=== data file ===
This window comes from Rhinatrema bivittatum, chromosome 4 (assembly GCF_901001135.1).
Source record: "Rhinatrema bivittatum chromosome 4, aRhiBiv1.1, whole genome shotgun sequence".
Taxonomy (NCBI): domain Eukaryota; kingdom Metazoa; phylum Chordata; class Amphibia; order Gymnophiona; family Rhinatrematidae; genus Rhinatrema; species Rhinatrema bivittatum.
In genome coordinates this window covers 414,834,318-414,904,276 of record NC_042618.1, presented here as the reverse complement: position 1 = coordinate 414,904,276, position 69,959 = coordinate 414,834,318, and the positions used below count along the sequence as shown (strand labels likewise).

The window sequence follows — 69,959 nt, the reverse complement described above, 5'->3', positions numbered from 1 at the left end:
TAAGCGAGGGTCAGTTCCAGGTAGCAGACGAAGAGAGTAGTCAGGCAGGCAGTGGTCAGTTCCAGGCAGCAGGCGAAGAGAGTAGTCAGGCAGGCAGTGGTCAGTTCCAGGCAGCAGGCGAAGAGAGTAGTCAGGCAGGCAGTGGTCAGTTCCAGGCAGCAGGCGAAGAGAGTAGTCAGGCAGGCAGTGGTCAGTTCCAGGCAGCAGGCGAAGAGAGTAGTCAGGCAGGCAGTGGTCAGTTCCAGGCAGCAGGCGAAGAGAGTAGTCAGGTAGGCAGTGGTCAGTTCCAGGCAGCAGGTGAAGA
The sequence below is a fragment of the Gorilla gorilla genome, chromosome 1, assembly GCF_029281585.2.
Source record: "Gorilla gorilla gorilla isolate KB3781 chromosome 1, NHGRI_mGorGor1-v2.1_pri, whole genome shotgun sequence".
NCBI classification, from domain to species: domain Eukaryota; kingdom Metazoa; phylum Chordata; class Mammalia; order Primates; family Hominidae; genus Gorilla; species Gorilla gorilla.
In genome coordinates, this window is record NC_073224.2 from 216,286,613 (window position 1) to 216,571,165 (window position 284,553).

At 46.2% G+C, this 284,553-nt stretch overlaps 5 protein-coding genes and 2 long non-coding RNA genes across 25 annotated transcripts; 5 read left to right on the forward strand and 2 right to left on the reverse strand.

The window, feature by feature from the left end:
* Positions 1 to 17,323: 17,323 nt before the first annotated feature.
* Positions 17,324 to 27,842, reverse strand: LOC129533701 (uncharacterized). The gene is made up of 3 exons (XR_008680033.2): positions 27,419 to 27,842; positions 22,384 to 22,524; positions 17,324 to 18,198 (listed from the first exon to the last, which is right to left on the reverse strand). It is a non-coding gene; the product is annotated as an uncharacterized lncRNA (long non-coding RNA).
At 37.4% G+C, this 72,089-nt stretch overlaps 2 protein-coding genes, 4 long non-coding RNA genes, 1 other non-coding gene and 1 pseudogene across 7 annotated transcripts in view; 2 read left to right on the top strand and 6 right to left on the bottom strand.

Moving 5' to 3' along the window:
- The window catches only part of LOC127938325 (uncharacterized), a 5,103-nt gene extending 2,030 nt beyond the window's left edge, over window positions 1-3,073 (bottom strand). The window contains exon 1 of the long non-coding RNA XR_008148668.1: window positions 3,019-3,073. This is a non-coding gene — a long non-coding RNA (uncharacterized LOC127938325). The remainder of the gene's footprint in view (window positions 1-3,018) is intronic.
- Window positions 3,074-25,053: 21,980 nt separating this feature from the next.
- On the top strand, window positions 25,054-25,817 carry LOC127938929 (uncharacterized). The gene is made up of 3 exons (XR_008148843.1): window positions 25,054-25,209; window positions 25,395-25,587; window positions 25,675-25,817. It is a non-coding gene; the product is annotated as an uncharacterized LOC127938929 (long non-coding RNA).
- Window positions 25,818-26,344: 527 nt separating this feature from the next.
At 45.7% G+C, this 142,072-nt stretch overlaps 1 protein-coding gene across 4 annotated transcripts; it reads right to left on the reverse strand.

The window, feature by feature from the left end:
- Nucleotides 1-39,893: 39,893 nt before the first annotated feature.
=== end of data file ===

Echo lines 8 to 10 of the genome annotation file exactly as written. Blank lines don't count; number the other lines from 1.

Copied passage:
Source record: "Gorilla gorilla gorilla isolate KB3781 chromosome 1, NHGRI_mGorGor1-v2.1_pri, whole genome shotgun sequence".
NCBI classification, from domain to species: domain Eukaryota; kingdom Metazoa; phylum Chordata; class Mammalia; order Primates; family Hominidae; genus Gorilla; species Gorilla gorilla.
In genome coordinates, this window is record NC_073224.2 from 216,286,613 (window position 1) to 216,571,165 (window position 284,553).